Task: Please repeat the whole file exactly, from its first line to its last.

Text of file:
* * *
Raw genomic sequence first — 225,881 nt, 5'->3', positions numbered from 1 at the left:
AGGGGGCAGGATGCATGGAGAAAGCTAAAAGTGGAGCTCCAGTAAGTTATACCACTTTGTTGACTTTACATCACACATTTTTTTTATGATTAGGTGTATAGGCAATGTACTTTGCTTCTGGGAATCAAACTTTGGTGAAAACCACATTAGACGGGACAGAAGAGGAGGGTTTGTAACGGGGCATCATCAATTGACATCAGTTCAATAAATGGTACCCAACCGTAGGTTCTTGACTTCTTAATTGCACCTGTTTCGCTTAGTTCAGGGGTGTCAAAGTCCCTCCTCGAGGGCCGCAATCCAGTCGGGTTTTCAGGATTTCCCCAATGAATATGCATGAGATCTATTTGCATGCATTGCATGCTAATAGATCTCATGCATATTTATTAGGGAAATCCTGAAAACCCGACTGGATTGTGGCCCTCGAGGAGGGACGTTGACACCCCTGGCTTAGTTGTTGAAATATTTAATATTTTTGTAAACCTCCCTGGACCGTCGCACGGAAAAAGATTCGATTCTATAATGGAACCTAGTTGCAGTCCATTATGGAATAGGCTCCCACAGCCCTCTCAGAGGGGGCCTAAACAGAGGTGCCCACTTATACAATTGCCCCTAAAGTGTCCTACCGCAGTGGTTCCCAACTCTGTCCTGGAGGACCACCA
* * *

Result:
Raw genomic sequence first — 225,881 nt, 5'->3', positions numbered from 1 at the left:
AGGGGGCAGGATGCATGGAGAAAGCTAAAAGTGGAGCTCCAGTAAGTTATACCACTTTGTTGACTTTACATCACACATTTTTTTTATGATTAGGTGTATAGGCAATGTACTTTGCTTCTGGGAATCAAACTTTGGTGAAAACCACATTAGACGGGACAGAAGAGGAGGGTTTGTAACGGGGCATCATCAATTGACATCAGTTCAATAAATGGTACCCAACCGTAGGTTCTTGACTTCTTAATTGCACCTGTTTCGCTTAGTTCAGGGGTGTCAAAGTCCCTCCTCGAGGGCCGCAATCCAGTCGGGTTTTCAGGATTTCCCCAATGAATATGCATGAGATCTATTTGCATGCATTGCATGCTAATAGATCTCATGCATATTTATTAGGGAAATCCTGAAAACCCGACTGGATTGTGGCCCTCGAGGAGGGACGTTGACACCCCTGGCTTAGTTGTTGAAATATTTAATATTTTTGTAAACCTCCCTGGACCGTCGCACGGAAAAAGATTCGATTCTATAATGGAACCTAGTTGCAGTCCATTATGGAATAGGCTCCCACAGCCCTCTCAGAGGGGGCCTAAACAGAGGTGCCCACTTATACAATTGCCCCTAAAGTGTCCTACCGCAGTGGTTCCCAACTCTGTCCTGGAGGACCACCA